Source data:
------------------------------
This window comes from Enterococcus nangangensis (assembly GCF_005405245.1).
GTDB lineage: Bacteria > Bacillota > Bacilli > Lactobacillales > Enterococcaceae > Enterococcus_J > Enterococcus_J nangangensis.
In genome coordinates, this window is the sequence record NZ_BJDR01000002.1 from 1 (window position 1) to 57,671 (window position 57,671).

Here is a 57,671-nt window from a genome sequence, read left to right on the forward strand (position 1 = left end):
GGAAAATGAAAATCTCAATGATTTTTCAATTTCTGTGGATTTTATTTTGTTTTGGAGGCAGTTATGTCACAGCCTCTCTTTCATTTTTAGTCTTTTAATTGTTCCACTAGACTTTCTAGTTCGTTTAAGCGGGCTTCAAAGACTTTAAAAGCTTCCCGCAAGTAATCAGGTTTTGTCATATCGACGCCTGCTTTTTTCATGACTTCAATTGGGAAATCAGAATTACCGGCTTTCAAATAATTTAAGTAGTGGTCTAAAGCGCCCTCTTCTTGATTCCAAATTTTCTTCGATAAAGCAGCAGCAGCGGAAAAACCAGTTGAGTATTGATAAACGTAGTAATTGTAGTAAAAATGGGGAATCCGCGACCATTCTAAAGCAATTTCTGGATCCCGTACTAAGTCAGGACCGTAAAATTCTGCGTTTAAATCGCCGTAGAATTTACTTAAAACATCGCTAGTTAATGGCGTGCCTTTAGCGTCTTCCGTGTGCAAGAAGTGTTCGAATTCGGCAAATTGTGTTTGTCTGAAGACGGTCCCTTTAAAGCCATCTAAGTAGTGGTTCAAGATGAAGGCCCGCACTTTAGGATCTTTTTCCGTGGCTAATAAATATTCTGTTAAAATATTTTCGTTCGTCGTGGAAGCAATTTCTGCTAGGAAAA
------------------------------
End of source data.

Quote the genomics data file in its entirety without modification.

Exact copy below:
This window comes from Enterococcus nangangensis (assembly GCF_005405245.1).
GTDB lineage: Bacteria > Bacillota > Bacilli > Lactobacillales > Enterococcaceae > Enterococcus_J > Enterococcus_J nangangensis.
In genome coordinates, this window is the sequence record NZ_BJDR01000002.1 from 1 (window position 1) to 57,671 (window position 57,671).

Here is a 57,671-nt window from a genome sequence, read left to right on the forward strand (position 1 = left end):
GGAAAATGAAAATCTCAATGATTTTTCAATTTCTGTGGATTTTATTTTGTTTTGGAGGCAGTTATGTCACAGCCTCTCTTTCATTTTTAGTCTTTTAATTGTTCCACTAGACTTTCTAGTTCGTTTAAGCGGGCTTCAAAGACTTTAAAAGCTTCCCGCAAGTAATCAGGTTTTGTCATATCGACGCCTGCTTTTTTCATGACTTCAATTGGGAAATCAGAATTACCGGCTTTCAAATAATTTAAGTAGTGGTCTAAAGCGCCCTCTTCTTGATTCCAAATTTTCTTCGATAAAGCAGCAGCAGCGGAAAAACCAGTTGAGTATTGATAAACGTAGTAATTGTAGTAAAAATGGGGAATCCGCGACCATTCTAAAGCAATTTCTGGATCCCGTACTAAGTCAGGACCGTAAAATTCTGCGTTTAAATCGCCGTAGAATTTACTTAAAACATCGCTAGTTAATGGCGTGCCTTTAGCGTCTTCCGTGTGCAAGAAGTGTTCGAATTCGGCAAATTGTGTTTGTCTGAAGACGGTCCCTTTAAAGCCATCTAAGTAGTGGTTCAAGATGAAGGCCCGCACTTTAGGATCTTTTTCCGTGGCTAATAAATATTCTGTTAAAATATTTTCGTTCGTCGTGGAAGCAATTTCTGCTAGGAAAA